... upcoming ...
Let me go - Städtische Galerie Haus Eichenmüller, Lemgo 07/ 11/ — 12/ 12/ 2021
Opening: 07/ 11/ 2021
Through a variety of strategies and media, the artworks of Matej Bosnić inquiry the perception of space and its entanglements with past experiential echoes. More than often, his site-specific installations transpose the memory of personal occurrences into universal pattern recognitions in both psychological and anthropological sense.
Moving from traditional figurative painting and drawing, Matej Bosnić’s practice has radically shifted to the observation of a given area and the re-elaboration of its less obvious details, progressively revealing their unnoticed presence through immersive installations that can be perceived as “improvisational sites”. On the one hand, the room sets the tones for how his disseminated spatial interventions, born within the location itself, amplify and modulate pre-existing yet tacit elements. On the other hand, the modes of selection and artistic agency create a radically new atmosphere aiming to resonate with one’s own thoughts, feelings and memories, thus exploring its limits and possibilities.
Like evidences of a story that can’t be fully reconstructed, his interventions elicit the visitor’s personal deductions, bridging the gaps between spatial perception, ambience, and individual experiences.
History, like memories and dreams, are not made of clearly delineated narratives but are a constellations of fragmented details that generate atmospheres, like echoes that resonates beyond the clap that originated them. At the core of Bosnić’s research is the concept of ambience and of the pauses, the empty spaces between the subtle details that constitute it: inspired by his childhood in Croatia, surrounded by traces of a war never experienced directly, his practice inquires the nature of these marks ‘of the absence of a presence’, as Derrida would define them.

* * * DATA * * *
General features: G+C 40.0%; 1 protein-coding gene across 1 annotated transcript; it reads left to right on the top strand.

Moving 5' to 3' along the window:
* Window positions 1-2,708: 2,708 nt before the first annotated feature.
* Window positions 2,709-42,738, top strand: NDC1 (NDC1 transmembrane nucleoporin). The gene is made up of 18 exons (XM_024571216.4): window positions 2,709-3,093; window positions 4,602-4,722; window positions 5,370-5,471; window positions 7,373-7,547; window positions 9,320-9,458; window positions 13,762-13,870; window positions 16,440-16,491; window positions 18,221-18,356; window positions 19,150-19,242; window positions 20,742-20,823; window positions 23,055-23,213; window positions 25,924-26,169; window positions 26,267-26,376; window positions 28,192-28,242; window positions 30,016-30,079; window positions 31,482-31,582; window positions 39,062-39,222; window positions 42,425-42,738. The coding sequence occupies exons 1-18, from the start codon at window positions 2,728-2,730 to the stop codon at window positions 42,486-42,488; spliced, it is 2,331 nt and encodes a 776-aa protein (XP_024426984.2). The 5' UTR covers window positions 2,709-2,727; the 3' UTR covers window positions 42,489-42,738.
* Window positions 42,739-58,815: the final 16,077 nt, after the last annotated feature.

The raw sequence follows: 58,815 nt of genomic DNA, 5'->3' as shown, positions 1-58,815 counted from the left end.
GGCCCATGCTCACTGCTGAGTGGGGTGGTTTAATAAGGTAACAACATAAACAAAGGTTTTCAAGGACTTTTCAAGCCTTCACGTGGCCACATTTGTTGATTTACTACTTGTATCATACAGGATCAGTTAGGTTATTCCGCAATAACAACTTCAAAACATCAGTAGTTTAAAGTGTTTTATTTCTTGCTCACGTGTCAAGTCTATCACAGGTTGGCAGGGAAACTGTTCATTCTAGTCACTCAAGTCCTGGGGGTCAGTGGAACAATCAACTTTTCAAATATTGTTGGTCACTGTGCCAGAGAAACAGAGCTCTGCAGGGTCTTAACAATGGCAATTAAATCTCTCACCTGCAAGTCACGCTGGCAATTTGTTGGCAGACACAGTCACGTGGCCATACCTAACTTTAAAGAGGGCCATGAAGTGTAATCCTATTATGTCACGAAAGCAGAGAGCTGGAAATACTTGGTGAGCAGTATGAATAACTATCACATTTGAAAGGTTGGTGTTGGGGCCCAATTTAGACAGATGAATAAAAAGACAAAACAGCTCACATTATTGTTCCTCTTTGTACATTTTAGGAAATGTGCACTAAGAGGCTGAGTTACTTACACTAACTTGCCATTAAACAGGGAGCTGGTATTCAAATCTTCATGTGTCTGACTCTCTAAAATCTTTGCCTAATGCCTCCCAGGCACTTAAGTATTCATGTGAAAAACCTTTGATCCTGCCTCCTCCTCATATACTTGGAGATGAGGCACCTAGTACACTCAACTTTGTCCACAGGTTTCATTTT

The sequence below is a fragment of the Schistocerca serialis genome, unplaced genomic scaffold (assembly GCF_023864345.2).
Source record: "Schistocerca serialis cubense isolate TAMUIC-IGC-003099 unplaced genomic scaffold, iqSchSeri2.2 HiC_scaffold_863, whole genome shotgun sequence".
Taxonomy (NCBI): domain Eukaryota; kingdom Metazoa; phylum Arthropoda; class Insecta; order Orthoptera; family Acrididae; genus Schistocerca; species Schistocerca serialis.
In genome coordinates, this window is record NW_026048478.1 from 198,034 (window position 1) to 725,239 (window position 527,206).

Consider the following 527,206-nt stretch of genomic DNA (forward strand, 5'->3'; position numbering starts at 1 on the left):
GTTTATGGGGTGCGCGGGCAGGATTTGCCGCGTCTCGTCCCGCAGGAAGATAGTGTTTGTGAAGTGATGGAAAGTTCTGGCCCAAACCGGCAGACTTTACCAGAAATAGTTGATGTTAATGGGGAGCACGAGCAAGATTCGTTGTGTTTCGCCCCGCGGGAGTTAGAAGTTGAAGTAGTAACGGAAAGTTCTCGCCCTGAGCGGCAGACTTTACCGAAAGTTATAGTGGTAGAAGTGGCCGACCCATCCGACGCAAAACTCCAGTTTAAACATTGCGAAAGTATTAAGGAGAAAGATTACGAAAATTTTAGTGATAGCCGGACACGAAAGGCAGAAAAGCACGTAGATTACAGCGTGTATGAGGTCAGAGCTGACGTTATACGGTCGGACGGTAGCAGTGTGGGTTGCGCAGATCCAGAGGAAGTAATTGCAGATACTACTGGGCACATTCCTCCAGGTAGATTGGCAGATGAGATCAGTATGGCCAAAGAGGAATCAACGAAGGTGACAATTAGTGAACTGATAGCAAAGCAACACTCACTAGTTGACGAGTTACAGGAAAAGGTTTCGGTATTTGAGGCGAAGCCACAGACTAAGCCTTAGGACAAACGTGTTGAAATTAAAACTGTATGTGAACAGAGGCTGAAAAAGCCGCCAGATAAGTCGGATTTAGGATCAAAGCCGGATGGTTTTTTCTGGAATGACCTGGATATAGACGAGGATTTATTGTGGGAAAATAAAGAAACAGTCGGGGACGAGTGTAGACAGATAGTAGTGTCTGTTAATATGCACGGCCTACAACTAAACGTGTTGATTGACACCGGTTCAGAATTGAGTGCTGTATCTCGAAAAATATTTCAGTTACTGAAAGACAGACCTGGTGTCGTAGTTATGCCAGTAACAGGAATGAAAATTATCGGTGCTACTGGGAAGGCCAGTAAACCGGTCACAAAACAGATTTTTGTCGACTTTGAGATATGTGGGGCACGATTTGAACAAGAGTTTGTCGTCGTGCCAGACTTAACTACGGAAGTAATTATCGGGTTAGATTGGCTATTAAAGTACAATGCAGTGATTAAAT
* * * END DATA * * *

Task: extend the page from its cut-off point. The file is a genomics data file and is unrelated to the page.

Rather than haunting nostalgia, these empty pauses between signs unfold the poetic of pure potentiality, the ungraspable yet-to-come in the form of atmosphere. How does a space feel like when you enter it? Which personal pattern recognitions are activated through the immersion in a certain environment? Is this intimate and resonance an anthropological common ambiance that unite us and, ultimately, isn’t this play between identity and difference the precondition of thought and experience?
Giada Dalla Bonta
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